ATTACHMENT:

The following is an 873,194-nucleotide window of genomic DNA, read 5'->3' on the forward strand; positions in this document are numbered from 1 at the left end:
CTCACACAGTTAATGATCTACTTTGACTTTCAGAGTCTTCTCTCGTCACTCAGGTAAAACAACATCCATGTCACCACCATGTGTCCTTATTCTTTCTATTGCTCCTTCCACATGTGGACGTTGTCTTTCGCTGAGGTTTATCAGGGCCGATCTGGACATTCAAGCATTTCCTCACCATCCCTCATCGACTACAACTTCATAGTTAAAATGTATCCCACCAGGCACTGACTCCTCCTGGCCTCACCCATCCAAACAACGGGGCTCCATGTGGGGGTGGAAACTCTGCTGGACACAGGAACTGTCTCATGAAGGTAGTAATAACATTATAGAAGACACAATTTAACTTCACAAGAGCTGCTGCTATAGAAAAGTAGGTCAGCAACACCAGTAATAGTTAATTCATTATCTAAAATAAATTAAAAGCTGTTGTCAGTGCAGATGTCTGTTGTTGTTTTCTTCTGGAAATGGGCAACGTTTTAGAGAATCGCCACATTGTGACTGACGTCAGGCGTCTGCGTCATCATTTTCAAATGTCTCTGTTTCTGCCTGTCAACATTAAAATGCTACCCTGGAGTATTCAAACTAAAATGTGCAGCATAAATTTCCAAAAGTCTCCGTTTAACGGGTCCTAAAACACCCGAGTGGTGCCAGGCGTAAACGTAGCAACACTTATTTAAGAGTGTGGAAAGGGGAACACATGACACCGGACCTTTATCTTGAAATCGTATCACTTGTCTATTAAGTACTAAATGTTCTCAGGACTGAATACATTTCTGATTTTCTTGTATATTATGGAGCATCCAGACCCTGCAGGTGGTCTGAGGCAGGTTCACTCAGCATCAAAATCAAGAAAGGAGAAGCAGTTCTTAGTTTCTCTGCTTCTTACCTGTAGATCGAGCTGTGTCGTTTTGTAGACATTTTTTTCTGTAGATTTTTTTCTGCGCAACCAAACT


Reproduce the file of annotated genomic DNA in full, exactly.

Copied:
The following is an 873,194-nucleotide window of genomic DNA, read 5'->3' on the forward strand; positions in this document are numbered from 1 at the left end:
CTCACACAGTTAATGATCTACTTTGACTTTCAGAGTCTTCTCTCGTCACTCAGGTAAAACAACATCCATGTCACCACCATGTGTCCTTATTCTTTCTATTGCTCCTTCCACATGTGGACGTTGTCTTTCGCTGAGGTTTATCAGGGCCGATCTGGACATTCAAGCATTTCCTCACCATCCCTCATCGACTACAACTTCATAGTTAAAATGTATCCCACCAGGCACTGACTCCTCCTGGCCTCACCCATCCAAACAACGGGGCTCCATGTGGGGGTGGAAACTCTGCTGGACACAGGAACTGTCTCATGAAGGTAGTAATAACATTATAGAAGACACAATTTAACTTCACAAGAGCTGCTGCTATAGAAAAGTAGGTCAGCAACACCAGTAATAGTTAATTCATTATCTAAAATAAATTAAAAGCTGTTGTCAGTGCAGATGTCTGTTGTTGTTTTCTTCTGGAAATGGGCAACGTTTTAGAGAATCGCCACATTGTGACTGACGTCAGGCGTCTGCGTCATCATTTTCAAATGTCTCTGTTTCTGCCTGTCAACATTAAAATGCTACCCTGGAGTATTCAAACTAAAATGTGCAGCATAAATTTCCAAAAGTCTCCGTTTAACGGGTCCTAAAACACCCGAGTGGTGCCAGGCGTAAACGTAGCAACACTTATTTAAGAGTGTGGAAAGGGGAACACATGACACCGGACCTTTATCTTGAAATCGTATCACTTGTCTATTAAGTACTAAATGTTCTCAGGACTGAATACATTTCTGATTTTCTTGTATATTATGGAGCATCCAGACCCTGCAGGTGGTCTGAGGCAGGTTCACTCAGCATCAAAATCAAGAAAGGAGAAGCAGTTCTTAGTTTCTCTGCTTCTTACCTGTAGATCGAGCTGTGTCGTTTTGTAGACATTTTTTTCTGTAGATTTTTTTCTGCGCAACCAAACT